Amazon has introduced a weekly best seller list that ranks books by what readers are actually reading — not just what they’ve bought.
The new list, called Amazon Charts, also has a most-sold component that incorporates sales of its Kindle e-books and audio, as well as print books.
The Seattle company had long posted lists of book sales by the hour but the weekly lists are new and reflect the increasingly complex trove of data about users’ habits Amazon has available to it from its e-commerce site and other connected apps — including audiobook purveyor Audible, the GoodReads social recommendation service, and its Kindle e-books app. The lists also sharpen the rivalry with other best-seller lists, such those at USA TODAY and The New York Times.
“This won’t supplant the (New York) Times — or USA TODAY for that matter — but it will definitely add a lot of interest because it measures things a different way and the ‘compare and contrast’ gene will kick in for many observers,” said Mike Shatzkin, founder and CEO of Idea Logical Company, a publishing industry consulting company.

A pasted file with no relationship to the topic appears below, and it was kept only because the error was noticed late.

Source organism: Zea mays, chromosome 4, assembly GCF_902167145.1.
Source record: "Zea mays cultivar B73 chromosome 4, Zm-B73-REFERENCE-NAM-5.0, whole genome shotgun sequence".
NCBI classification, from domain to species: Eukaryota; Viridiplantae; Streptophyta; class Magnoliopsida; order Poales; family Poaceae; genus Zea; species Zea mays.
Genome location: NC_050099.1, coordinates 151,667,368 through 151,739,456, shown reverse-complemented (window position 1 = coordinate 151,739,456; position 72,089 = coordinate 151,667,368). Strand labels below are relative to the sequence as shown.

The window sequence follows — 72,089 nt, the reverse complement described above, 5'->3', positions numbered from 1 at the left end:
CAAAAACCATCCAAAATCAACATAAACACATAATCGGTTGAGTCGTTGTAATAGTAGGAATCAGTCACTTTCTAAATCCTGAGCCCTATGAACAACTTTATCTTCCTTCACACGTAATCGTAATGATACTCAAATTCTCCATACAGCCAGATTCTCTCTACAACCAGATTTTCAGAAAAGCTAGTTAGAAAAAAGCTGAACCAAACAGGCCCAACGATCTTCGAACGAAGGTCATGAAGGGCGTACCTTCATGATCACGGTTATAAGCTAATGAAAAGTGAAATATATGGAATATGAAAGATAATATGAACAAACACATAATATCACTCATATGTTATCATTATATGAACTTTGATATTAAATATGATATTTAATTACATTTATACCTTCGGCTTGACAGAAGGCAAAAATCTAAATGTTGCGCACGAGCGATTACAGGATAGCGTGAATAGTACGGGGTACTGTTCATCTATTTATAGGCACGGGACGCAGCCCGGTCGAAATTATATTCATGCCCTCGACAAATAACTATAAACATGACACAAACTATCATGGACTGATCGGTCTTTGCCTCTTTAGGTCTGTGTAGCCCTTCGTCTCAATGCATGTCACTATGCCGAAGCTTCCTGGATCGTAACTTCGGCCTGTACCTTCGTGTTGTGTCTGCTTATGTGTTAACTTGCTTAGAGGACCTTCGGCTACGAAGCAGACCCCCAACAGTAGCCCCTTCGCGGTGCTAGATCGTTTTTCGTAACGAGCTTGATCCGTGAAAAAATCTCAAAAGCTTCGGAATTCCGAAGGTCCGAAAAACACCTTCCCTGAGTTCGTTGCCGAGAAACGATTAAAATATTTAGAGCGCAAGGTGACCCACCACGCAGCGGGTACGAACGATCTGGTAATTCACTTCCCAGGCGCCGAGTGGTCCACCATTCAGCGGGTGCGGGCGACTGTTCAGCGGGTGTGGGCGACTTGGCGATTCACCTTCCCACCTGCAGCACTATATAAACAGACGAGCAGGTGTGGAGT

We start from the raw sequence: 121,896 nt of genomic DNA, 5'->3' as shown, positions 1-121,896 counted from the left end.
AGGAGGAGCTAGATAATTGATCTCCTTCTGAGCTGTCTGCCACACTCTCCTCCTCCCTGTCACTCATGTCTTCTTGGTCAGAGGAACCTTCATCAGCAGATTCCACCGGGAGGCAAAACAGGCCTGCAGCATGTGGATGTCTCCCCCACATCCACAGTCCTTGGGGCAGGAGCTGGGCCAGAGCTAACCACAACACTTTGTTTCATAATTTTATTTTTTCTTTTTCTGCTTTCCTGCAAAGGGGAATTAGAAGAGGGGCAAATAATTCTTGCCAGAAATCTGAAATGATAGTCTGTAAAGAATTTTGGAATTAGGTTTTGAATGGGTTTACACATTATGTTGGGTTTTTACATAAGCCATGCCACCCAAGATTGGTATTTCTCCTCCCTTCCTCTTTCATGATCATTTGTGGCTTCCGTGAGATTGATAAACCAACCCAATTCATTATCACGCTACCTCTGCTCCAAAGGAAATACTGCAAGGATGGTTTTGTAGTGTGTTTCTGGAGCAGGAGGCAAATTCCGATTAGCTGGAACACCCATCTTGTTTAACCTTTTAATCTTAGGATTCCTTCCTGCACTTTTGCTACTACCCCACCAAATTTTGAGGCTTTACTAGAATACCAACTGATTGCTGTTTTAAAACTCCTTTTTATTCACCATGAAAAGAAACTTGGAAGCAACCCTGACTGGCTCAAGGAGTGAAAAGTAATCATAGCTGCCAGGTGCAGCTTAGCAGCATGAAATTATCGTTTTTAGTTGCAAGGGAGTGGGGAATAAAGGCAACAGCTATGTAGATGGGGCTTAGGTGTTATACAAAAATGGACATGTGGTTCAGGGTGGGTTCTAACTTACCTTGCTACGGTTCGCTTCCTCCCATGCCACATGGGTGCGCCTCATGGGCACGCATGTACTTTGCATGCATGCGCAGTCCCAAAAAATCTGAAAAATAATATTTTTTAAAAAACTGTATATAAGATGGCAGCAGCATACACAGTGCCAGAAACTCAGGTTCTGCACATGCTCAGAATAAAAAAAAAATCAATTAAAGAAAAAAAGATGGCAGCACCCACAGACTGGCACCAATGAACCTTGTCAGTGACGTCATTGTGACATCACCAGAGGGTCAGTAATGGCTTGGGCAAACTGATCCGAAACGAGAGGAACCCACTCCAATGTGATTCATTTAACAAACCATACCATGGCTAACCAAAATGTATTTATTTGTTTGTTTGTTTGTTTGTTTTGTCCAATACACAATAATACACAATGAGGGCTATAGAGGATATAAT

Amazon’s “Most Read” list comes from Kindle ebooks and Audible audio books, but doesn’t include paper books. It ranks books by the average number of daily Kindle readers and daily Audible listeners each week, whether they are in the process of reading or have completed reading the book in that week, the company said.
The “Most Sold” list ranks books based on the number of print and electronic copies sold and pre-ordered through Amazon.com, Audible.com and Amazon Books brick-and-mortar stores as well as books borrowed from Amazon’s subscription programs such as Kindle Unlimited, Audible.com, and Prime Reading.
Amazon is also leveraging other data it has about the American book-buying public’s habits. That includes lists which books are most anticipated, based on the rate of customer pre-orders and which Kindle books “were simply Unputdownable,” according to how quickly customers read them from cover to cover.
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SOURCE: USA Today, Elizabeth Weise